Type 1 diabetes occurs when the body cannot produce any insulin, a hormone that helps process glucose (blood sugar) for cells to use. It is sometimes called juvenile diabetes, but it can occur at any age.
This type of diabetes is distinguished from type 2 diabetes, in which the body can produce insulin, but it may not make enough. Or the body does not use insulin properly.
Most diabetics have type 2 diabetes. About 5% have type 1, according to the American Diabetes Association.
Sexual problems are common with both types, but a 2018 study in Diabetes Care provided insights specifically for type 1.
Researchers collected data on 508 women and 551 men with type 1 diabetes. They found that 45% of the men had erectile dysfunction (ED) and 42% of the women had some form of sexual dysfunction, although the particular form was not directly specified.
A 2017 study in the Journal of Sexual Medicine investigated erectile dysfunction in 600 men with type 1 diabetes. The authors reported that 61% of the men had experienced ED at least once. For 42% of the men, ED was intermittent, but for 13% it was chronic.
In general, diabetic men are two to three times more likely to develop ED, and they are usually younger at the onset of ED than men without diabetes.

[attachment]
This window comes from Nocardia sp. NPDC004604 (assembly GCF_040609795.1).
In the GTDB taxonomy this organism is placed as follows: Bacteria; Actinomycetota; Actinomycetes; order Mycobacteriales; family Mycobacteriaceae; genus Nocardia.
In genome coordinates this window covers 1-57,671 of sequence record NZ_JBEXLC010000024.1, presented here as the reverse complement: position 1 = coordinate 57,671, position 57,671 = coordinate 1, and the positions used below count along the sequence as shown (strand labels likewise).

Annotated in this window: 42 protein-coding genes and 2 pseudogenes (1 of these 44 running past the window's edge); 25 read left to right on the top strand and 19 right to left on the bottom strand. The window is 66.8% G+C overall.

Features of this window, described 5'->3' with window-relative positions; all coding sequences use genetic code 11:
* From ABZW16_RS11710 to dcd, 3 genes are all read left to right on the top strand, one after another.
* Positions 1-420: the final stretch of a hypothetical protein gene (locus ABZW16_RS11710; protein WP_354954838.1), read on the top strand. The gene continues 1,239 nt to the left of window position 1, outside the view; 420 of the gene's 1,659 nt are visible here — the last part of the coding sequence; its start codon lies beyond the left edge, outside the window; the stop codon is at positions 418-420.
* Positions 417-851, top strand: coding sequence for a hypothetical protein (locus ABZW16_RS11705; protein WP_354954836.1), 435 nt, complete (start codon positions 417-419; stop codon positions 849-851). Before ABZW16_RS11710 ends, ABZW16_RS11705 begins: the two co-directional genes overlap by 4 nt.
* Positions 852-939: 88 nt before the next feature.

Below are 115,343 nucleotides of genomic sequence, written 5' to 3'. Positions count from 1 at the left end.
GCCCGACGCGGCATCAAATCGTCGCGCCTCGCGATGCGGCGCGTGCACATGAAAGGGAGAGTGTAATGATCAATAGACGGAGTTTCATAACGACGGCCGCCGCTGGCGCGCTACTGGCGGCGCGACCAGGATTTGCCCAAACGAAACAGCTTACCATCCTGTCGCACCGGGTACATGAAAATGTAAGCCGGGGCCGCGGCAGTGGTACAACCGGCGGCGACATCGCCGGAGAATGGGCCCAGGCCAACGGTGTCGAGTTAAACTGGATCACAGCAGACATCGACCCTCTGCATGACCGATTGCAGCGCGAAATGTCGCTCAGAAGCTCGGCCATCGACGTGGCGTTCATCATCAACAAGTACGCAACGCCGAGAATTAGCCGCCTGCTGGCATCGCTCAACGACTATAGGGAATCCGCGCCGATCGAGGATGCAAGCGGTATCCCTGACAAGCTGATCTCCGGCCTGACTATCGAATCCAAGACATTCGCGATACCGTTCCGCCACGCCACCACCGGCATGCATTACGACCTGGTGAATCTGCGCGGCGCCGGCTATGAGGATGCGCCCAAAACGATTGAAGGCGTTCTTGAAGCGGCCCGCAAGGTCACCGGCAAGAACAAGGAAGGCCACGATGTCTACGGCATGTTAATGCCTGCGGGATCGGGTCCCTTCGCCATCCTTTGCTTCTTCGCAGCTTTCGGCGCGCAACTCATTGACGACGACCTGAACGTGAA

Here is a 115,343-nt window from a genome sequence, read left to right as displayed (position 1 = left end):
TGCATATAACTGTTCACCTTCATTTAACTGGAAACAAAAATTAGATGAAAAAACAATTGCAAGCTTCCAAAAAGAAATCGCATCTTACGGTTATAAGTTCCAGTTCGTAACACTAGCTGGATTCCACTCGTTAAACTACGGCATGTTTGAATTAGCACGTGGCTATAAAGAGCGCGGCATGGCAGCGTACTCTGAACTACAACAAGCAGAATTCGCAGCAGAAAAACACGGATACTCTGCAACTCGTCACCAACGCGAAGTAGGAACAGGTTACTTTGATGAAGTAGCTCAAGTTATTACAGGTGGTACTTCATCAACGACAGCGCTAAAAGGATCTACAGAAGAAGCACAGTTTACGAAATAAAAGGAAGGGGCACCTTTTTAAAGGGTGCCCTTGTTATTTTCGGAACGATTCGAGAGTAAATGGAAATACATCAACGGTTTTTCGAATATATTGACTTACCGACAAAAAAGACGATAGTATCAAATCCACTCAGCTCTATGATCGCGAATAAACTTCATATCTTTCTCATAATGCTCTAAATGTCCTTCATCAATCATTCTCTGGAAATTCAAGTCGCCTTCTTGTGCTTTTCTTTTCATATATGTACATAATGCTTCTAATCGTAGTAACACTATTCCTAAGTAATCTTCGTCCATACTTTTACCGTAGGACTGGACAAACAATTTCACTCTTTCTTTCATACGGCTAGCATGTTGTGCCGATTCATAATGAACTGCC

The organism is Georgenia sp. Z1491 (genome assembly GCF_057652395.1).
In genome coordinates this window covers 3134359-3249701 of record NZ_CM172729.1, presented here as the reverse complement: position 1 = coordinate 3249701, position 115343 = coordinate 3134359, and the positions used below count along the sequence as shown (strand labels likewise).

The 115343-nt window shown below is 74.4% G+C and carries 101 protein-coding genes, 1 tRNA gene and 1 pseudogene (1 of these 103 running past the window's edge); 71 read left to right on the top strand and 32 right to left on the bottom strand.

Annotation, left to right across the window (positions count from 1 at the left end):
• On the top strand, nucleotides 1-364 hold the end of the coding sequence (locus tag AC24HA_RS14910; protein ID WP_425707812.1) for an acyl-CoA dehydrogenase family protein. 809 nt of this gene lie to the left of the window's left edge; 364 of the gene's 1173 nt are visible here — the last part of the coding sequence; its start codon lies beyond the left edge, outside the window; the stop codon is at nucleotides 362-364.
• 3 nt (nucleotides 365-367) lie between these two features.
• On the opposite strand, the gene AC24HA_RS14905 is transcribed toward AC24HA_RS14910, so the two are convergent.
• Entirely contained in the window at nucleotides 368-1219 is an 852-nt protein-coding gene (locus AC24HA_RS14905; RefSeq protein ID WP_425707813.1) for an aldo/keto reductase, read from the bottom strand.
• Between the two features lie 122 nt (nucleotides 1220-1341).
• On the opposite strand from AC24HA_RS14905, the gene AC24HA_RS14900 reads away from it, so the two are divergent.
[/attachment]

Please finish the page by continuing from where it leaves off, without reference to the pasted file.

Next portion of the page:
To learn more about ED and diabetes, please see these links:
Diabetic women often experience poor arousal, low desire, insufficient vaginal lubrication, and orgasm difficulties. They are also more prone to yeast infections and urinary tract infections.
See more information on diabetes and women’s sexual health here:
Both men and women with diabetes may have depression and anxiety as well, which can affect sexual function.
Sometimes, diabetes-related sexual problems can be alleviated with lifestyle changes. Controlling blood sugar, through diet and/or medication, is essential. Regular exercise and maintaining a healthy weight are important, too. For those with depression, counseling or sex therapy are often beneficial.
American Diabetes Association
“Type 1 Diabetes”
Wessells, Hunter, et al.
“Burden of Urological Complications in Men and Women With Long-standing Type 1 Diabetes in the Diabetes Control and Complications Trial/Epidemiology of Diabetes Interventions and Complications Cohort”
(Full-text. October 2018)
“Over 60% of Adults with Type 1 Diabetes Experience Sexual Dysfunction, Urologic Complications”
(September 22, 2018)
“In Type 1 Diabetes, Urologic Issues and Sexual Troubles Often Coexist”
(Last updated: October 16, 2018)
“Type 1 and Type 2 Diabetes: What’s the Difference?”
International Journal of Environmental Research and Public Health
Bak, Ewelina, et al.
“Does Type 1 Diabetes Modify Sexuality and Mood of Women and Men?”
(Full-text. Published online: May 11, 2018)
The Journal of Sexual Medicine
Palmer, Melody R. PhD, et al.
“Longitudinal Patterns of Occurrence and Remission of Erectile Dysfunction in Men With Type 1 Diabetes”
(Full-text. Published online: August 25, 2017)
“Erectile Dysfunction (ED) in Men with Type 1 Diabetes”
“Manage Diabetes for Better Sexual Health”
(December 6, 2016)